When interior minister, Rehman Malik, made a public statement yielding that he too would have murdered anyone who defamed the Prophet, the liberals knew that justice for Taseer was going to be sacrificed for political expediency. They also realised that reform of the Blasphemy Law would gather no political traction in Parliament despite a PPP majority. The CFD members retreated and disappeared in outer cyber-orbit.

Viral Success

The low-cost, low-maintenance and timesaving nature of social media allows dormant activists to reactivate themselves on any issue, from anywhere and even, under any identity. Not unlike banned religious groups, changing aliases for the same cause is becoming a borrowed methodology for cyber social activists. As a celebrated product of globalisation, cyberactivism allows overseas Pakistanis to freely participate in domestic politics and support pressure groups without the kind of risks that “live” activists face.

Very recently, a new cause galvanised these social media activists once again. It was provided by Maya Khan, a woman anchor of a private TV channel, Samaa, which is a sister channel of CNBC Pakistan. In January 2012, Khan decided to play moral vigilante and armed with a camera crew, sneaked up on young couples in a public park to interrogate the nature of their relations and question their intentions. She even asked some couples for their nikah-namaas (marriage certi ficates) to prove the legitimacy of their relationship.

When the show was broadcast nationwide, for many, it was reminiscent of general Zia’s state vigilantism of the 1980s. This horrified the liberals but more interestingly, met with a muted, and sometimes


hostile, response from the conservatives. None openly supported Maya Khan. In many ways she represents a generation of young urban Pakistanis who may not show strict adherence to Islamic trappings but are nonetheless conservative and tend to be overly anxious about issues of morality.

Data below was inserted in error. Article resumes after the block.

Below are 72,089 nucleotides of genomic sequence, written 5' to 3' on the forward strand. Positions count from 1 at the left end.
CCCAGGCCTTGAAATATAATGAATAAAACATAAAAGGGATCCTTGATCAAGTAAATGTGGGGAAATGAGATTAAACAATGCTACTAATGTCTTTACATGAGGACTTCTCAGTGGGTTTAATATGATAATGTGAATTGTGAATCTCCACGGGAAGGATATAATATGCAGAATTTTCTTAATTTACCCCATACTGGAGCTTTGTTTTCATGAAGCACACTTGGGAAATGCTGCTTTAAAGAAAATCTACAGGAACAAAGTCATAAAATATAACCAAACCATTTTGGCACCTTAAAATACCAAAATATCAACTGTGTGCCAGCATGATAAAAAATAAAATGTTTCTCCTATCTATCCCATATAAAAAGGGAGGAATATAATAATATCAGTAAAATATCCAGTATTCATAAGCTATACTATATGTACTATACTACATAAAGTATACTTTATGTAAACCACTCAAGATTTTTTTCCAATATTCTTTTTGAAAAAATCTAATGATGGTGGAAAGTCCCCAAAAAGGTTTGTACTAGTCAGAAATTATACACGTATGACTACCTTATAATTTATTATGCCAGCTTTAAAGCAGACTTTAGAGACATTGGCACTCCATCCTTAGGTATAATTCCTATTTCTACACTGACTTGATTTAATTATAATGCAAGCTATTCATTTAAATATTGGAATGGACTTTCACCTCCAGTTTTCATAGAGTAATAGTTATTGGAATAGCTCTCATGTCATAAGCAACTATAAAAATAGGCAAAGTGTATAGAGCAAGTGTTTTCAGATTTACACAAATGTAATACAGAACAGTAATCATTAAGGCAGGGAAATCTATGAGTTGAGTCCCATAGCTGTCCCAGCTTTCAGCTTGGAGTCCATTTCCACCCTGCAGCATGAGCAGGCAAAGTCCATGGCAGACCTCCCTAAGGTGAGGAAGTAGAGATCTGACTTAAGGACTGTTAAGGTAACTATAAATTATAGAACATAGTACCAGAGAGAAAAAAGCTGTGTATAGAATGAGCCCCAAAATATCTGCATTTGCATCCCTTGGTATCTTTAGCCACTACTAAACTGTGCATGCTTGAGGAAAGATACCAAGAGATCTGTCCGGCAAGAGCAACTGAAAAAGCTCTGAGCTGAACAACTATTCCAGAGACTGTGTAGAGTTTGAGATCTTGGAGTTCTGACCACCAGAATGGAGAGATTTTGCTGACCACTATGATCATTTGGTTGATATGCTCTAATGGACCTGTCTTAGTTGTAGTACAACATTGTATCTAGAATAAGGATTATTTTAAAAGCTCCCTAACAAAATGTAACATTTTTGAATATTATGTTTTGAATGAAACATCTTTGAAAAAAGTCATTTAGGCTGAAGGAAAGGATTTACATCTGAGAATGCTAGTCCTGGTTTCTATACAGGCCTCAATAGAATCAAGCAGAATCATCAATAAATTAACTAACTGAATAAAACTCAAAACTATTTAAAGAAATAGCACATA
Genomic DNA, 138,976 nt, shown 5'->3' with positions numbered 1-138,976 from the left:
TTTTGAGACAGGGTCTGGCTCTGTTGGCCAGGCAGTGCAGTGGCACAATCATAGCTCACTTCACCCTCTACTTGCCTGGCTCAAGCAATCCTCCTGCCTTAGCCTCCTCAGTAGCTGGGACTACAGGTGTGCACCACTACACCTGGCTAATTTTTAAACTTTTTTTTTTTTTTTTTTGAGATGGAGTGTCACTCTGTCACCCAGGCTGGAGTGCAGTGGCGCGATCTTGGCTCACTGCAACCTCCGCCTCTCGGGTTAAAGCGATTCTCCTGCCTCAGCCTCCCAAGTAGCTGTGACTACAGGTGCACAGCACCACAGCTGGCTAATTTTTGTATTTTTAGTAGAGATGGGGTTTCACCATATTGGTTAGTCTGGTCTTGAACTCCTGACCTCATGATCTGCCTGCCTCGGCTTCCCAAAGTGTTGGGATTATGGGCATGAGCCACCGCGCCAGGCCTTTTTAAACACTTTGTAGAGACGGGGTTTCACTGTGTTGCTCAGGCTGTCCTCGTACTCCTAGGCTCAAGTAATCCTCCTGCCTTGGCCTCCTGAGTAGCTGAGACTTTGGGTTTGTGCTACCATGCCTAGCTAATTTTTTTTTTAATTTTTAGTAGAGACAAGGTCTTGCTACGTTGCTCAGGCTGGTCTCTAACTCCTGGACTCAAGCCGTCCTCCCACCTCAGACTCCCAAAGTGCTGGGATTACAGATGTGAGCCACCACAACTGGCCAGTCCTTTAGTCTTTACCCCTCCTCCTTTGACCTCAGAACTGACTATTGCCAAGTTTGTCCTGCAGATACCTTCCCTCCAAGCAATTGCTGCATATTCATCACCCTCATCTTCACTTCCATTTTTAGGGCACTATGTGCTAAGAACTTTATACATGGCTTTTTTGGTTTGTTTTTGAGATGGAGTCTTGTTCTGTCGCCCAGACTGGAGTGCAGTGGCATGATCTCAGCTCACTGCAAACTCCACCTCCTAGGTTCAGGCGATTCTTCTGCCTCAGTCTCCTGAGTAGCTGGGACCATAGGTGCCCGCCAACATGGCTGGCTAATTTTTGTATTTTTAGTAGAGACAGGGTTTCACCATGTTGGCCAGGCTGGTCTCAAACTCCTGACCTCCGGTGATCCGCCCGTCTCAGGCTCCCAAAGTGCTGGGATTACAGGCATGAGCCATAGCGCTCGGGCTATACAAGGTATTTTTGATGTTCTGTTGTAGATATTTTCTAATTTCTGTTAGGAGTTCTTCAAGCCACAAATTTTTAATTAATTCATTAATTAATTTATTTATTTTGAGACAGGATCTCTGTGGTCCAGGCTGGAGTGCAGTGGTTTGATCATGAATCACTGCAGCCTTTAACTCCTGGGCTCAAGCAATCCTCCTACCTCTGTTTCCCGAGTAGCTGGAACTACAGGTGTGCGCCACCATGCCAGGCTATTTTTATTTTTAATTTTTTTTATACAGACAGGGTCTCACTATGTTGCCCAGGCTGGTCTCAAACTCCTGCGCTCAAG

Interestingly, even conservative male journalists were scathing over Maya Khan’s unprofessionalism and invasive journalism, linking it to her apparent hypocrisy, given her own “modern” and “liberal lifestyle”, photos of which were soon posted all over the internet in a manner of reprisal.

While there are many reasons for such a unanimous support for privacy of couples in public places in an otherwise conservative and strongly gender-segregated society, the religious right has been ambivalent over intrusion in domestic issues and relations. They also often argue against legislation on domestic violence based on a similar premise.

Containing the Viral

The Lawyers’ Movement saw the successful use of both mainstream and social media as a tool of political activism, even if the latter remained secondary to the live and sustained, nationwide, long marches and mass movements.

However, during the aftermath of Taseer’s murder it became clear that social media, like mainstream media, could create an on-air controversy over Taseer’s efforts at defending a Christian woman and encourage the perception that he himself was a blasphemer. After his murder, social media activism was muted in the face of the aggressive backlash of the religious right, who cast anyone who supported reform in the Blasphemy Law, as a legitimate target of reprisal.

In the aftermath of such a “defeat”, the “vigil aunty” case of Samaa TV’s Maya Khan seems to have boosted the confidence of cyber activists who claim that their online activism pressurised the TV channel into making the anchor apologise and then, fire her. What seems to have been forgotten is that just prior to the Taseer murder, another woman anchor from the same channel, Mehr Bokhari, came under severe criticism for fanning hysteria over Taseer’s support of the Christian woman. At that time, Bokhari was accused by social media activists of having Taseer’s blood on her hands, yet, unlike with Maya Khan, there were innumerable blogs posted in Bokhari’s support. Nonetheless, the controversy resulted in her being fired but almost immediately she was re-employed by another big TV channel, where she still works.